Does a white poet have a right to write about the experience of being poor, disabled, dark-skinned and on the street? Apparently not.


Submitted 3 months ago
Created by
Jeff Good

Say I'm walking down Main Street in White River Junction and come across a homeless person. Do I, a non-homeless person, have a right to find my way inside his experience? 

Say that homeless person has dark skin, while mine is pale. Has a physical disability, while I do not. Do I have a right to write a poem trying to see the world through his eyes, to render judgment on the people who, like me, walk by, drop a coin and move by without a further thought? 

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The editors at The Nation magazine, apparently, think the answer is no. 

The magazine recently published "How-to," a poem by Anders Carlson-Wee told in the imagined voice of a panhandler. Here's an excerpt: 

Splay your legs, cock a knee/ funny. It’s the littlest shames they’re likely/ to comprehend. Don’t say homeless, they know/ you is. What they don’t know is what opens/ a wallet, what stops em from counting/ what they drop. 

Carlson-Wee is white, and his poem unleashed a storm of criticism directed at him and editors of the once-feisty magazine. They responded not by defending the artist's creative freedom, but with an apology so abject, so self-consciously correct, that I can't so much read it as wince it. 

"We are sorry for the pain we have caused to the many communities affected by this poem. We recognize that we must now earn your trust back," the editors wrote in a note now affixed to the top of the poem. "We are grateful for the insightful critiques we have heard, but we know that the onus of change is on us, and we take that responsibility seriously. In the end, this decision means that we need to step back and look at not only our editing process, but at ourselves as editors."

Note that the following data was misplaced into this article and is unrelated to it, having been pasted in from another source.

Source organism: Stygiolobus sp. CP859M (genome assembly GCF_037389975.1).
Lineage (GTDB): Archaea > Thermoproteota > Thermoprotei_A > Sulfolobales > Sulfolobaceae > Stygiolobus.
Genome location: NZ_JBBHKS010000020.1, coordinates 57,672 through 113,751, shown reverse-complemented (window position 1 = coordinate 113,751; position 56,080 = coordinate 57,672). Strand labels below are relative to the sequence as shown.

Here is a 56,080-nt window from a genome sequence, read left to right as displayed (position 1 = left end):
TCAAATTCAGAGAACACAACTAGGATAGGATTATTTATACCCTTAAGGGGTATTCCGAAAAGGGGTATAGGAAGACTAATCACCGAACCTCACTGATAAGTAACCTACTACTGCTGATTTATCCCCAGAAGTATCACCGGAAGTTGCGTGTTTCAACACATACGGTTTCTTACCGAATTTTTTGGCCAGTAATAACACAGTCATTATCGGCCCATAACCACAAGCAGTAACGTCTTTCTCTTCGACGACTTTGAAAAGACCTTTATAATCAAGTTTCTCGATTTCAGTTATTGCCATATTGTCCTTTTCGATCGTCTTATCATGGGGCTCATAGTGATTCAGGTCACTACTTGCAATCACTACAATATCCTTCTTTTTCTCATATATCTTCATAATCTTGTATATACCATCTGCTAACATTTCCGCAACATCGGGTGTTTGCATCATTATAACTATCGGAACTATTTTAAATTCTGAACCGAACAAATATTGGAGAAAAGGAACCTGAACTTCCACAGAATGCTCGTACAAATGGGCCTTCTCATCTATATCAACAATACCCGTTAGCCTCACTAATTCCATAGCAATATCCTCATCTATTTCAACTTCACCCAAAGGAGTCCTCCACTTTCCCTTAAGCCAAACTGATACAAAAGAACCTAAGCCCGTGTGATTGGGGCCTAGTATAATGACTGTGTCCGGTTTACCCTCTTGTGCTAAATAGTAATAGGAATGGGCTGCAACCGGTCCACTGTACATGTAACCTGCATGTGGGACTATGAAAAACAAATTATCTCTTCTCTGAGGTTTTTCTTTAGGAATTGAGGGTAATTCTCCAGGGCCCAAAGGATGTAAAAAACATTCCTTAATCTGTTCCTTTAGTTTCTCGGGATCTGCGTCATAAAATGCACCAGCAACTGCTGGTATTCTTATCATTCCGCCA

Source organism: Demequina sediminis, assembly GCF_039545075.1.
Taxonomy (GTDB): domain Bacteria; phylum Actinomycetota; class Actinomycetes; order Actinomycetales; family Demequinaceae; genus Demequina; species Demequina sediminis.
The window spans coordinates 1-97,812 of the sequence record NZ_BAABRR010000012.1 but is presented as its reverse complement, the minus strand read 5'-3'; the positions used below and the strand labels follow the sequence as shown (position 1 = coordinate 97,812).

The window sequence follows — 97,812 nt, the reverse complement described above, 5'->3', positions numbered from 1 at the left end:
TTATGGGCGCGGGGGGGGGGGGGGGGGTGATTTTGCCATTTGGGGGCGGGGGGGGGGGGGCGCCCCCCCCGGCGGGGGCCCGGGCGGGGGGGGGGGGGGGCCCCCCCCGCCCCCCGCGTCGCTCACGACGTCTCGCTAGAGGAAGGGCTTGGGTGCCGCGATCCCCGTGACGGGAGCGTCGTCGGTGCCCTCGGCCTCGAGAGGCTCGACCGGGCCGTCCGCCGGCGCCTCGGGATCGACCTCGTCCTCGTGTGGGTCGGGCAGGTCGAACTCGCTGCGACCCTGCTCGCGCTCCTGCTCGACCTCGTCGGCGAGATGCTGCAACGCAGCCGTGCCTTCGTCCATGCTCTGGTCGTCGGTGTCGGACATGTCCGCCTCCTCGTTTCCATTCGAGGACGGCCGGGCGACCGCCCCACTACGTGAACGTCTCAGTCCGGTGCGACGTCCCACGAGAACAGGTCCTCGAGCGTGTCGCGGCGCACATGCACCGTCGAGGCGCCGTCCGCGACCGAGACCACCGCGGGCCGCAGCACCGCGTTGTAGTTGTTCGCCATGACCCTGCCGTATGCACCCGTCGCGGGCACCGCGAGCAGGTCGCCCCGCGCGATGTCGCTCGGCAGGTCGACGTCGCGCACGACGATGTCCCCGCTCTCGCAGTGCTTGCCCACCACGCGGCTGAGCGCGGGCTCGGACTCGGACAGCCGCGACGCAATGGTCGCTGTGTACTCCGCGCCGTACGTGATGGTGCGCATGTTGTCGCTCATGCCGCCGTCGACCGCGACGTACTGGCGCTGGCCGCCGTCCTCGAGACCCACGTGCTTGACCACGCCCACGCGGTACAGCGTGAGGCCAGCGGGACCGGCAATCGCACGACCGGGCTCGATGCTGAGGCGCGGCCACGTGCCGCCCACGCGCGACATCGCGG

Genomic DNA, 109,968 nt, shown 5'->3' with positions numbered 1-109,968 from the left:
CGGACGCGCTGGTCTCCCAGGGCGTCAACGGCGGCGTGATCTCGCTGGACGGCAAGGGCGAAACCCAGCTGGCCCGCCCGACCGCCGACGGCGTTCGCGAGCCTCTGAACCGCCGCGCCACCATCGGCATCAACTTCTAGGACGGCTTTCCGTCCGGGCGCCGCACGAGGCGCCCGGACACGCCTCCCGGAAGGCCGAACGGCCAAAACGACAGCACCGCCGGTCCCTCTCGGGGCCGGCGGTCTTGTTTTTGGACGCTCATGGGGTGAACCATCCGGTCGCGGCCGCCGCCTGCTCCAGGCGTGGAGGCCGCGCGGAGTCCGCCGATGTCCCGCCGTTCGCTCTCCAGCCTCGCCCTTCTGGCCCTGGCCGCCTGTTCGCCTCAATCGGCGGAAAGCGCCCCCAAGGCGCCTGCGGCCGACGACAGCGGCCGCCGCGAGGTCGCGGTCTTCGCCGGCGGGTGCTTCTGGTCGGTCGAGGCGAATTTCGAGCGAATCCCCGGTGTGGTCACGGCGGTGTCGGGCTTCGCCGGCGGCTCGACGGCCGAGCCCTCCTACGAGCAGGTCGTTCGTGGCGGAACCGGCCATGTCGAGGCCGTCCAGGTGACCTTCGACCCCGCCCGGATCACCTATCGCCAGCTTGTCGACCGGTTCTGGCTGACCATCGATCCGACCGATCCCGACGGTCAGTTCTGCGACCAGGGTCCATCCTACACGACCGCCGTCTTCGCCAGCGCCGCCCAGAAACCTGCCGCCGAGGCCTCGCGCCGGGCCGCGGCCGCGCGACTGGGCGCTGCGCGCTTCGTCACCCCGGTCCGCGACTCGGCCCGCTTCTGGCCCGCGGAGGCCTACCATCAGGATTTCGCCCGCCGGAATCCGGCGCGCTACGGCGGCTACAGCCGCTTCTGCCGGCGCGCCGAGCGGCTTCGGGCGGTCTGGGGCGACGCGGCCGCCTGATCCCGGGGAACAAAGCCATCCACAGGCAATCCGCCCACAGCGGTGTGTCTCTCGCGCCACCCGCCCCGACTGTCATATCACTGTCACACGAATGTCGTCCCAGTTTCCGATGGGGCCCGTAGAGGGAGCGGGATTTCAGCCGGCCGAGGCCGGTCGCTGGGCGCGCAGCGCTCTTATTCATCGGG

And Carlson-Wee joined in the groveling, writing on Twitter that "I am listening closely and I am reflecting deeply." 

I'm happy to report that there's been a second wave of criticism, this one aimed at the excruciating self-flagellation. 

Grace Schulman, the magazine's poetry editor for 35 years, wrote in the New York Times that The Nation had betrayed its longstanding commitment to free expression. "I was deeply disturbed by this episode, which touches on a value that is precious to me and to a free society: the freedom to write and to publish views that may be offensive to some readers."

She continued, "In my years at The Nation, I was inspired by the practical workings of a free press. We lived by Thomas Jefferson’s assertion that 'error of opinion may be tolerated where reason is left free to combat it.' "

Critics of Carson-Wee and the magazine's decision to publish his poem are apparently outraged that an able-bodied, white poet dares to step inside the experience of someone who may not share those attributes.

But here's the thing: If you read the poem, you will see that the real targets of its narrator are the very people who stroll by the "other" without ever trying to understand. They throw a few coins into the hat and hurry on. To me, the orgy of apology does precisely the same thing. 

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